President Theodore Roosevelt sent the fleet of 16 white-painted battleships on the 14-month cruise for a number of reasons. I doubt the headline "TR PR" appeared in 1907, but it would have been accurate, as well as succinct. The Great White Fleet's journey certainly served as a global public relations event.
In a recent interview, naval historian Dr. A.A. Nofi agreed with that assessment. "The voyage was an announcement," Nofi said. "America had been quietly building up the second-largest navy in the world, and no one was paying attention. The Great White Fleet said, 'Hey, we're here.'"
Nofi said, however, there was another reason to send the fleet, one that had less to do with showoff bravado and more to do with calculated geostrategic signaling in the wake of Japan's victory over Russia in the Russo-Japanese War in 1905. An Asian power had defeated a European power in a major naval engagement that featured the movement of the Russian fleet from European waters to East Asia. "In the immediate political context (of the early 20th century)," Nofi said, "the fleet's voyage was a message to Japan that said that unlike Russia, if America has to cross the ocean to fight you, its navy will be there in force and ready."
Precisely. Theodore Roosevelt, much like Ronald Reagan, understood that if there was to be war, the United States needed to be ready. To that end, he was a strong supporter of the nation's armed forces, and particularly the Navy- a favoritism that rubbed off on his cousin Franklin as well. And although his muscular (and largely personal) diplomacy was replaced by the muddle-headed do-gooding of Woodrow Wilson, he laid the groundwork for the US Navy's successful performance in World War I. The United States Navy's site provides additional information on the 1907 cruise. According to the Navy, as recorded by Mike McKinley,
The cruise provided the officers and men of the fleet with thorough at-sea training and brought about improvements in formation steaming, coal economy, gunnery and morale. It also stressed the need for overseas bases that could provide better coaling and supply services along with more auxiliary ships. Foreign coaling ships or ports were used 90 percent of the time for coaling and resupply.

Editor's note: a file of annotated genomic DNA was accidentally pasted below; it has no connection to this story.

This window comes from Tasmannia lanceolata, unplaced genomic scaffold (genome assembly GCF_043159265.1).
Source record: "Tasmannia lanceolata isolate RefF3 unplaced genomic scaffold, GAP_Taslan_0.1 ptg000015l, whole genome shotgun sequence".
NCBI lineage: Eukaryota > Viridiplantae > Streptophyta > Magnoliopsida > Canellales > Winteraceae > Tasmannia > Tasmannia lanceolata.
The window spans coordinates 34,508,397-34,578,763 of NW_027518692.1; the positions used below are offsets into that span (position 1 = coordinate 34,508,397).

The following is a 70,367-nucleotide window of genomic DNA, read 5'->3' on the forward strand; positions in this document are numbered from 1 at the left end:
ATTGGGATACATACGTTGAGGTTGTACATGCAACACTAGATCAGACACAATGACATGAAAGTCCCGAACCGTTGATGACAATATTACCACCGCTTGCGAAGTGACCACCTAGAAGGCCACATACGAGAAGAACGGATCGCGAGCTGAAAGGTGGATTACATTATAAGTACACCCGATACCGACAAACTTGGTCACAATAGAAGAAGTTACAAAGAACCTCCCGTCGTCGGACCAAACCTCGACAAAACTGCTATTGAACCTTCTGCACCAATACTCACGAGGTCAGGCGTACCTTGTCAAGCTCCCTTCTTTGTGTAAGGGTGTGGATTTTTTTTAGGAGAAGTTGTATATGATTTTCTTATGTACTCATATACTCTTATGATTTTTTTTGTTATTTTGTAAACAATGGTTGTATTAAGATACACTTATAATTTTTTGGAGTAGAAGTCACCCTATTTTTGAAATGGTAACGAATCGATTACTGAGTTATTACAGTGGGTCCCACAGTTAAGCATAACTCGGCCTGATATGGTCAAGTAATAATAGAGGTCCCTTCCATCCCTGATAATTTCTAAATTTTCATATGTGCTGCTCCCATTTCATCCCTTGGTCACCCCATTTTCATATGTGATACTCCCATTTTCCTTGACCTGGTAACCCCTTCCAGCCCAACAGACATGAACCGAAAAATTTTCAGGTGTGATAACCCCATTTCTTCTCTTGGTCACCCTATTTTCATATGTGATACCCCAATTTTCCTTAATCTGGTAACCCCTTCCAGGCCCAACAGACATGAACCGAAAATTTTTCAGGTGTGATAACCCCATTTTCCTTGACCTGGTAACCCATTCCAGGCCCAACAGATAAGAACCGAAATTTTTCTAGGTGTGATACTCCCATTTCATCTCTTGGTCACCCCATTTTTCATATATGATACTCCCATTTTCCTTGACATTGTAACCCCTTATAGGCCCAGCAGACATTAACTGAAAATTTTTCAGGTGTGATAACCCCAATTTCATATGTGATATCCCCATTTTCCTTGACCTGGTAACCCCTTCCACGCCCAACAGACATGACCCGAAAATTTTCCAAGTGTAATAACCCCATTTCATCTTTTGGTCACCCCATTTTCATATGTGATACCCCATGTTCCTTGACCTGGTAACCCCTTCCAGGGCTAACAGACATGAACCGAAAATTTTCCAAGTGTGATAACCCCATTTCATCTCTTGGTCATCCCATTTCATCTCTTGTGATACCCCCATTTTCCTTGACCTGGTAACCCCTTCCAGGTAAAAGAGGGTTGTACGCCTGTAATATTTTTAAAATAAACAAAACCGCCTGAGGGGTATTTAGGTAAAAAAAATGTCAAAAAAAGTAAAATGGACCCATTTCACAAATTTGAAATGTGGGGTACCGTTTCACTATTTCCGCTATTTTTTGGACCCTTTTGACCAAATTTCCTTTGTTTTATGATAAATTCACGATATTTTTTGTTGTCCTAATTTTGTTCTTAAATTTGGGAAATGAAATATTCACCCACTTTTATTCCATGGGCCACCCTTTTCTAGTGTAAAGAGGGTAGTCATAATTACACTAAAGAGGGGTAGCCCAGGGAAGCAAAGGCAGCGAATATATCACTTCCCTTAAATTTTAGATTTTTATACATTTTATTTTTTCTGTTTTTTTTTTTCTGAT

For the sailors who participated in this historic once-in-a-lifetime adventure, the cruise reinforced their pride in service and country. They had been the ambassadors of good will and the vehicles through which others perceived and judged America and the Navy. The results were gratifying. But even more concretely, the sailors saw their individual roles and the role of the Great White Fleet as providing the muscle behind US foreign policy.
As one sailor succinctly put it, "We just wanted to let the world know we were prepared for anything they wanted to kick up. We wanted to show the world what we could do."
Taken as a whole, the cruise did indeed provide invaluable experience to the men of the Fleet as well as the master planners in Washington. It opened the world's eyes to the growing power of the upstart republic. And it opened America's eyes to the fact that they had truly arrived on the global stage and that the world was beginning to be our stage. Finally, the cruise and his successful arbitration of the Russo-Japanese War provided Roosevelt and his Administration with two valuable public relations coups, overshadowing anything that the opposition (in those days a mostly loyal opposition, it must be said) could do to submarine his Administration.
Pity that today's Press and many of our political so-called 'leadership' has neither the intestinal fortitude nor the love of country to repeat such an experience. I would hope that some mainstream press organ might pick up on this story. But since even they cannot find anything in the story of the Great White Fleet to shame current President George W. Bush, I doubt that they will waste any of their precious newsprint on a story that holds only glory and praise for this great country and our wonderful Navy.